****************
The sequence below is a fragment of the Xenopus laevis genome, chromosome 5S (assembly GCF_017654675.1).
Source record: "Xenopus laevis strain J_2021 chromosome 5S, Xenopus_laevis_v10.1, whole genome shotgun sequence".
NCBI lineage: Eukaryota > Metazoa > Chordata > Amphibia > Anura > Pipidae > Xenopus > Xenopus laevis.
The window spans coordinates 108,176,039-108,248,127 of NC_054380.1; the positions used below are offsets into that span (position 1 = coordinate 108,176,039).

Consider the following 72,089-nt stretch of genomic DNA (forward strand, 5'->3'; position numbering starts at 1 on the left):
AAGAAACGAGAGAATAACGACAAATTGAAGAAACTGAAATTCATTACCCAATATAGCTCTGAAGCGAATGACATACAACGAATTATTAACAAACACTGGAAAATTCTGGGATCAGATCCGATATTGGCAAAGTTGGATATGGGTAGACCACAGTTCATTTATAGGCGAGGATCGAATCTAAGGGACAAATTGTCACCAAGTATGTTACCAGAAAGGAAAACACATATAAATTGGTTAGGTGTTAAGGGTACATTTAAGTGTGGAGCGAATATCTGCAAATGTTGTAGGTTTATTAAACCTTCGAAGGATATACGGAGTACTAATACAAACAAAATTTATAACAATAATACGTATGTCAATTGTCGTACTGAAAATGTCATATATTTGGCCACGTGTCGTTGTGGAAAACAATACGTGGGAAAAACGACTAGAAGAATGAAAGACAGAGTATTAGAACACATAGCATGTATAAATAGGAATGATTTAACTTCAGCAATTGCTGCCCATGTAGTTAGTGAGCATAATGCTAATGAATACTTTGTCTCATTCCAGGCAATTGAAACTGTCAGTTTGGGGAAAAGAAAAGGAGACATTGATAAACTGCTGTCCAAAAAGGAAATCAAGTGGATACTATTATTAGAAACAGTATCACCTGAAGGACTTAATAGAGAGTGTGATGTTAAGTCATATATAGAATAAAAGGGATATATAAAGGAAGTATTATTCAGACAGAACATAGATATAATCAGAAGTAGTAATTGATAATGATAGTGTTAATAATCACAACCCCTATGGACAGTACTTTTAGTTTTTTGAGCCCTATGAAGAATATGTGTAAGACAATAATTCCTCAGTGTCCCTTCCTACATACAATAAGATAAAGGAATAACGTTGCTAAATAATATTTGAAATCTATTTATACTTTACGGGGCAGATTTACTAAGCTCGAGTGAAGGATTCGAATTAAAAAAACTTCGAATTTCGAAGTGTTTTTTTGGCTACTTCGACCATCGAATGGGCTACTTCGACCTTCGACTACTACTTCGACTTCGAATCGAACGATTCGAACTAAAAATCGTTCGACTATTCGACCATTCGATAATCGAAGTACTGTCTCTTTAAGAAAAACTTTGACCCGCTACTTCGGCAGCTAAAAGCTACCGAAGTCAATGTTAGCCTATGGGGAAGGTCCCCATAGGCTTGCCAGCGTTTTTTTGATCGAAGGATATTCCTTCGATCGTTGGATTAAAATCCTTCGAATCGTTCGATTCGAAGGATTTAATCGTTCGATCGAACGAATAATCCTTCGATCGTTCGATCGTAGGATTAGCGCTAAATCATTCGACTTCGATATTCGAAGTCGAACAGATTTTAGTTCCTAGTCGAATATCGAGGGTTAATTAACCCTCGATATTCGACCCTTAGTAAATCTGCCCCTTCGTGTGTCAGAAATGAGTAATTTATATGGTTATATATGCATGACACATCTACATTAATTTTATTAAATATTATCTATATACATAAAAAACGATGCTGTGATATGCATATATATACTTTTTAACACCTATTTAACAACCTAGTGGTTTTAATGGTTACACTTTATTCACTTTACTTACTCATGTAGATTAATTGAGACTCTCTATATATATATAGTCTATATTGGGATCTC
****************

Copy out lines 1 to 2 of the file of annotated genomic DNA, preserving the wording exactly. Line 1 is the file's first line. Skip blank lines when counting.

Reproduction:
The sequence below is a fragment of the Xenopus laevis genome, chromosome 5S (assembly GCF_017654675.1).
Source record: "Xenopus laevis strain J_2021 chromosome 5S, Xenopus_laevis_v10.1, whole genome shotgun sequence".